My heart still wrenches when I think of this…
Source: NASA, click on image for source
I was in college and stopped to use a campus phone to call my friend Deb. I had call to ask her for a “soap opera” update… (yeah, go figure) She replied, “It’s not on. The shuttle just blew up.” I thought she was joking. Then I ran across campus and we sat on the edge of her bed glued to the TV.
That night, President Ronald Reagan canceled the State of the Union address and instead gave the following speech. The end is so moving…:
Address to the Nation on the Explosion of the Space Shuttle Challenger ~January 28, 1986
Ladies and gentlemen, I’d planned to speak to you tonight to report on the state of the Union, but
the events of earlier today have led me to change those plans. Today is a day for mourning and
remembering. Nancy and I are pained to the core by the tragedy of the shuttle Challenger. We
know we share this pain with all of the people of our country. This is truly a national loss.
Nineteen years ago, almost to the day, we lost three astronauts in a terrible accident on the
ground. But we’ve never lost an astronaut in flight; we’ve never had a tragedy like this. And
perhaps we’ve forgotten the courage it took for the crew of the shuttle. But they, the Challenger
Seven, were aware of the dangers, but overcame them and did their jobs brilliantly. We mourn
seven heroes: Michael Smith, Dick Scobee, Judith Resnik, Ronald McNair, Ellison Onizuka,
Gregory Jarvis, and Christa McAuliffe. We mourn their loss as a nation together.
For the families of the seven, we cannot bear, as you do, the full impact of this tragedy. But we
feel the loss, and we’re thinking about you so very much. Your loved ones were daring and
brave, and they had that special grace, that special spirit that says, “Give me a challenge, and I’ll
meet it with joy.” They had a hunger to explore the universe and discover its truths. They wished
to serve, and they did. They served all of us. We’ve grown used to wonders in this century. It’s
hard to dazzle us. But for 25 years the United States space program has been doing just that.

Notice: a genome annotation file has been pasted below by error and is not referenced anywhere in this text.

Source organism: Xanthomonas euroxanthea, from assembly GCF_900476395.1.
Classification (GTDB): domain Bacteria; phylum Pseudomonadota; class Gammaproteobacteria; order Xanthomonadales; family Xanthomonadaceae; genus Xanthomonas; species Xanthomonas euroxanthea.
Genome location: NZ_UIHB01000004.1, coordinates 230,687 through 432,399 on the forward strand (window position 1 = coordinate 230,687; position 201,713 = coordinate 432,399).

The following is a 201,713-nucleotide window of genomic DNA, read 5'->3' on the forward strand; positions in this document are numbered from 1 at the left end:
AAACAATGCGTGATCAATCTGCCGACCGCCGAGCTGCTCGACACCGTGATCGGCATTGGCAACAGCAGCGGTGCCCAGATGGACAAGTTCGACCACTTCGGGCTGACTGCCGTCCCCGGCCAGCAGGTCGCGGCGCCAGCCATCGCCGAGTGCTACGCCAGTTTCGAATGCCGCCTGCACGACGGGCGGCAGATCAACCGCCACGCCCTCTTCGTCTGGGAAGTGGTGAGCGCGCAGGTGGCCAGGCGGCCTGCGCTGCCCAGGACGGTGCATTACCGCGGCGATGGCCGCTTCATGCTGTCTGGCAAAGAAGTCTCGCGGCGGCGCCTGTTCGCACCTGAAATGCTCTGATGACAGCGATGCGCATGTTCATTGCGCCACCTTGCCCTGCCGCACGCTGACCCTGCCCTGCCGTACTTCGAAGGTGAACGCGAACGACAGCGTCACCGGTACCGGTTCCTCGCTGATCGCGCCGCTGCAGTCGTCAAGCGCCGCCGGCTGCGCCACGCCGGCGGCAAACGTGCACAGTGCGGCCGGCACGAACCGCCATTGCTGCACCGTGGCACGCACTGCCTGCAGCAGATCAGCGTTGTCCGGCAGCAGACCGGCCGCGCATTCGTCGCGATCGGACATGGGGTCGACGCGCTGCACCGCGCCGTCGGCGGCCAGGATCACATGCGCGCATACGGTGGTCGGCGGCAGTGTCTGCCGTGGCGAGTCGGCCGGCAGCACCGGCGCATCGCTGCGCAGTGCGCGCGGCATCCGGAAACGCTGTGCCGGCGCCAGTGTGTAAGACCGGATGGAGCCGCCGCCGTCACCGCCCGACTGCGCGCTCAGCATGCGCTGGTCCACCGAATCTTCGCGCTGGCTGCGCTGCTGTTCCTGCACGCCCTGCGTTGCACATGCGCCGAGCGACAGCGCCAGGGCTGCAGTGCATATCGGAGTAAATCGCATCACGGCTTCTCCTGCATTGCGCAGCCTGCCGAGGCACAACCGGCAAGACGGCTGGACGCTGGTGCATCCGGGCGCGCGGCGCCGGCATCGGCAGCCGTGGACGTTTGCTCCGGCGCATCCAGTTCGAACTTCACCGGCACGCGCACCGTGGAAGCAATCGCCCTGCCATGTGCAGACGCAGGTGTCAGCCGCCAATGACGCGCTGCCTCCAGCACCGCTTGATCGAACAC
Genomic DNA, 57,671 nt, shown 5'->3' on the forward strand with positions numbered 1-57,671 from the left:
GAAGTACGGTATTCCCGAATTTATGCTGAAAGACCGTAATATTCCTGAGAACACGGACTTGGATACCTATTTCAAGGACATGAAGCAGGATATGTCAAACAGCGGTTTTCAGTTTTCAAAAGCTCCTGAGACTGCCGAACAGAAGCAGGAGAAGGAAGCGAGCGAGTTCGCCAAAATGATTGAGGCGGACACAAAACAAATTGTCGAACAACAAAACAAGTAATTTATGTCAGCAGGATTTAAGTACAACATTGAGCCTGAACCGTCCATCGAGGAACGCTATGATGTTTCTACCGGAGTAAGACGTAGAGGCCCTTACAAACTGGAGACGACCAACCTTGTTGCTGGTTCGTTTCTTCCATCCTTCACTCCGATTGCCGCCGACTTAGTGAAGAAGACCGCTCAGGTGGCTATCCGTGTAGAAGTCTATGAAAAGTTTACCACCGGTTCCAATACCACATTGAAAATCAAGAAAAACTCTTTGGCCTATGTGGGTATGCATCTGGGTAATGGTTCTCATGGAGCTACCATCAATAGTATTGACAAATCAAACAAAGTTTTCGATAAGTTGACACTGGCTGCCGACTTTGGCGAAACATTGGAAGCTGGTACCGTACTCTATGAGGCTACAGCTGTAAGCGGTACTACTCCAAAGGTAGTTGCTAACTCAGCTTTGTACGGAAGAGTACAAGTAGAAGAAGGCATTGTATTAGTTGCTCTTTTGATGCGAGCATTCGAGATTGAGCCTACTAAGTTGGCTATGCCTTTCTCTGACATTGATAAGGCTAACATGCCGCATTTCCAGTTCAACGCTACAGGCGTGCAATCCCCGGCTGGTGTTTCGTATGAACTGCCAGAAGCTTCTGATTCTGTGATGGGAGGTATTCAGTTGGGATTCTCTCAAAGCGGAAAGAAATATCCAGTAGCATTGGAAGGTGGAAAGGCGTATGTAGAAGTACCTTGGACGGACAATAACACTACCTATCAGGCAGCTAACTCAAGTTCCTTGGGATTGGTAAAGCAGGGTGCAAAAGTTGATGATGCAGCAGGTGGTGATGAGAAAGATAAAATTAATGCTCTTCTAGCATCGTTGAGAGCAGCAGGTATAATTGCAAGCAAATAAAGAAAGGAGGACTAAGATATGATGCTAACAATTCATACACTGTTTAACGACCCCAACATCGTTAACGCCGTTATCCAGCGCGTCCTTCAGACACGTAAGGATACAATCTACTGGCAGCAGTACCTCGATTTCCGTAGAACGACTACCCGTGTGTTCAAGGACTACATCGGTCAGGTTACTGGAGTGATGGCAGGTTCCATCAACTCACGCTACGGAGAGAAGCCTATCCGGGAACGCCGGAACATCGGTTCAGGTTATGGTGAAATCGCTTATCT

We’ve grown used to the idea of space, and perhaps we forget that we’ve only just begun. We’re
still pioneers. They, the members of the Challenger crew, were pioneers.
And I want to say something to the schoolchildren of America who were watching the live
coverage of the shuttle’s takeoff. I know it is hard to understand, but sometimes painful things
like this happen. It’s all part of the process of exploration and discovery. It’s all part of taking a
chance and expanding man’s horizons. The future doesn’t belong to the fainthearted; it belongs to
the brave. The Challenger crew was pulling us into the future, and we’ll continue to follow them.
I’ve always had great faith in and respect for our space program, and what happened today does
nothing to diminish it. We don’t hide our space program. We don’t keep secrets and cover things
up. We do it all up front and in public. That’s the way freedom is, and we wouldn’t change it for a
minute. We’ll continue our quest in space. There will be more shuttle flights and more shuttle
crews and, yes, more volunteers, more civilians, more teachers in space. Nothing ends here; our
hopes and our journeys continue. I want to add that I wish I could talk to every man and woman
who works for NASA or who worked on this mission and tell them: “Your dedication and
professionalism have moved and impressed us for decades. And we know of your anguish. We
There’s a coincidence today. On this day 390 years ago, the great explorer Sir Francis Drake died
aboard ship off the coast of Panama. In his lifetime the great frontiers were the oceans, and an
historian later said, “He lived by the sea, died on it, and was buried in it.” Well, today we can
say of the Challenger crew: Their dedication was, like Drake’s, complete.
The crew of the space shuttle Challenger honored us by the manner in which they lived their
lives. We will never forget them, nor the last time we saw them, this morning, as they prepared
for their journey and waved goodbye and ‘slipped the surly bonds of earth’ to ‘touch the face of
As I said, the end is so moving…
The crew of the space shuttle Challenger honored us by the manner in which they lived their lives. We will never forget them, nor the last time we saw them, this morning, as they prepared for their journey and waved goodbye and ‘slipped the surly bonds of Earth’ to ‘touch the face of God.’
The Offspring and I talked about the last bit of his speech recently. We were listening to Kenny G’s Auld Lang Syne . Do you know the source of it? I didn’t… so I looked it up… John Gillespie Magee, Jr. wrote it in 1941.
High Flight by John Gillespie Magee, Jr.
Oh! I have slipped the surly bonds of Earth
And danced the skies on laughter-silvered wings;
Sunward I’ve climbed, and joined the tumbling mirth
of sun-split clouds, — and done a hundred things
You have not dreamed of — wheeled and soared and swung
High in the sunlit silence. Hov’ring there,
I’ve chased the shouting wind along, and flung
My eager craft through footless halls of air….
Up, up the long, delirious, burning blue
I’ve topped the wind-swept heights with easy grace.
Where never lark or even eagle flew —
And, while with silent lifting mind I’ve trod
The high untrespassed sanctity of space,
Put out my hand, and touched the face of God.
Manuscript on file at U.S. Library of Congress
Where were you when you heard of this horrible catastrophe?